According to law enforcement, many of the suspects moved their marijuana grow operations to Colorado to pose as cannabis caregivers in order to launder more than $200,000 per month.

The marijuana was grown out of the suspects’ homes.

Nearly 20 suspects are still on the loose.

“When you think the Denver Police Department and the DEA are going after users, I can tell you, after 30 years of doing this, we don’t care about marijuana users, we never have and we never will,” said DEA Assistant Special Agent-In-Charge David A. Schiller. “We care about those coming into our state, taking advantage of the laws.”

Secret Service Will Now Hire Agents with a History of Smoking Pot

marijuana-istockBy Steve Neavling
ticklethewire.com

The Secret Service is having trouble hiring agents, but it’s not because there aren’t enough applicants.

Turns out, the agency is forced to turn down a lot of applicants because of a policy that disqualified people who smoked marijuana in their past, the New York Daily News reports. 

Under the agency’s new policy, job candidates who smoked marijuana in the past aren’t automatically disqualified. The agency will now consider the length of time a person hasn’t smoked pot.

Applicants younger than 24, for example, are still eligible for a job if they had not smoked marijuana for a period of 12 months Candidates who are 28 or older must have refrained from smoking pot for at least five years.

Without the revamped policy, the Secret Service projects it wouldn’t be able to fill thousands of employees.

“We need more people. The mission has changed,” Secret Service Director Randolph Alles said, according to CNN. “It’s more dynamic and way more dangerous than it has been in years past.”

DEA Chief: ‘Marijuana Is Not Medicine,’ Despite Evidence Suggesting It Is

marijuana-istockBy Steve Neavling
ticklethewire.com

DEA Acting chief Chuck Rosenberg said Thursday that “marijuana is not medicine,” despite new evidence that suggests that cannabis has medicinal benefits.

“If it turns out that there is something in smoked marijuana that helps people, that’s awesome,” he said, speaking at the Cleveland Clinic in Ohio. “I will be the last person to stand in the way of that. … But let’s run it through the Food and Drug Administration process, and let’s stick to the science on it.”

Although many states have approved the use of medicinal marijuana, the drug remains illegal federally because it’s classified as a Schedule I drug under the Controlled Substance Act.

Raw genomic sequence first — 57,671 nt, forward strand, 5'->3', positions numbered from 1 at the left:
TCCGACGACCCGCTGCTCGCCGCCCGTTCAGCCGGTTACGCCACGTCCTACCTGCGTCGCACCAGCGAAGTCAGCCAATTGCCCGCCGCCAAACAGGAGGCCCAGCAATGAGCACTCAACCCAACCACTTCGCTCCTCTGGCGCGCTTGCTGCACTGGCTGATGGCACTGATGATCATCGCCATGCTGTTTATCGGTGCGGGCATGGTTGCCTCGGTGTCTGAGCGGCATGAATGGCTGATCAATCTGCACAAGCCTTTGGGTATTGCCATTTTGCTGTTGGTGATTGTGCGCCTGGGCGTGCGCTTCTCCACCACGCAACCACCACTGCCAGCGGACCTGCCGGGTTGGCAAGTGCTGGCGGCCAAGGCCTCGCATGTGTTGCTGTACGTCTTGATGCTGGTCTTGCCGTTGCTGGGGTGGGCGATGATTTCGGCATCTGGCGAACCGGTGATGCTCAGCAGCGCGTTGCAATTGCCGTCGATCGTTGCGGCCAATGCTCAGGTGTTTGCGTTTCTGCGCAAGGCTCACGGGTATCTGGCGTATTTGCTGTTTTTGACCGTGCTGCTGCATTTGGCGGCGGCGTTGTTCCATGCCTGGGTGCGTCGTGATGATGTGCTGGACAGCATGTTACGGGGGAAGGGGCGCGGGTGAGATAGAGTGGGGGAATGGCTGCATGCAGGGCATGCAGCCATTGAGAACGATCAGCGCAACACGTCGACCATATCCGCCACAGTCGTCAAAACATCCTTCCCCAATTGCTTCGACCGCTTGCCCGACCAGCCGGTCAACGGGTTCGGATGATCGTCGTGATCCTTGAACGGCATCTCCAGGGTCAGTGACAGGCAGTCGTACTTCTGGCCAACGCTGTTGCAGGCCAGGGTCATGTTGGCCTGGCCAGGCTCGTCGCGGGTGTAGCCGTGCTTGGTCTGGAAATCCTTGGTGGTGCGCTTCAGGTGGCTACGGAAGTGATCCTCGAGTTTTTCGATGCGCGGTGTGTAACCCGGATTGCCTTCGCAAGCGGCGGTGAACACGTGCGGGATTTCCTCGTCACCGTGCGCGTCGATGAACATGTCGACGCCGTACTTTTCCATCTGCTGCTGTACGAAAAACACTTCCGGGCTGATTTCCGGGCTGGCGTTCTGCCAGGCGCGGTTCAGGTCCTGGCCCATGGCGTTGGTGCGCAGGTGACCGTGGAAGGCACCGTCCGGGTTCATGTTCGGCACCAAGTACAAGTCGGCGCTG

Former Surgeon General Vivek Murthy said the country needs to research the medicinal benefits of marijuana.

“Should we be reducing the administrative and other barriers to researching that in the government? 100 percent,” he said. “But what we should not do is make policies based on guesswork. When we do that, what we do is put people at risk.”

FBI: Seattle Cop Smuggled Massive Amounts of Marijuana to Baltimore

Photo of marijuana by Steve Neavling.

Photo of marijuana by Steve Neavling.

By Steve Neavling
ticklethewire.com

The FBI busted a Seattle police officer who authorities say helped smuggling hundreds of pounds of marijuana to Baltimore.

Alex Chapackdee, a 17-year veteran of the force, was arrested and was among four men charged with conspiring to distribute marijuana, the Associated Press reports. The 44-year-old office is the brother-in-;aw of the group’s alleged ringleader.

“While (it is) always disturbing to investigate one of our own, I am proud of the detectives and commanders who worked diligently on this case,” Seattle Police Chief Kathleen O’Toole said in a written statement. “Officer Chapackdee’s conduct is disgraceful and disappointing. While he will have his due process in the courts, I hope these charges demonstrate to our community that SPD will not tolerate corrupt behavior in our ranks.”

According to the FBI, Chapackdee drove marijuana from Seattle to Baltimore in his recreational vehicle several times last fall. The FBI said he deposited nearly $20,000 in cash into his bank account.

Chapackdee, who is on unpaid leave, also is accused of accepting $10,000 a month from his brother-in-law to alert him to any law enforcement investigations and to keep an eye on marijuana grow operations,

Chapackdee’s attorney, David Gehrke, declined to comment on the allegations but said the charges have been difficult for him and his family, which includes a wife and four children.

“This is a huge fall from grace, an embarrassment,” Gehrke said.

The investigation was prompted by a confidential source.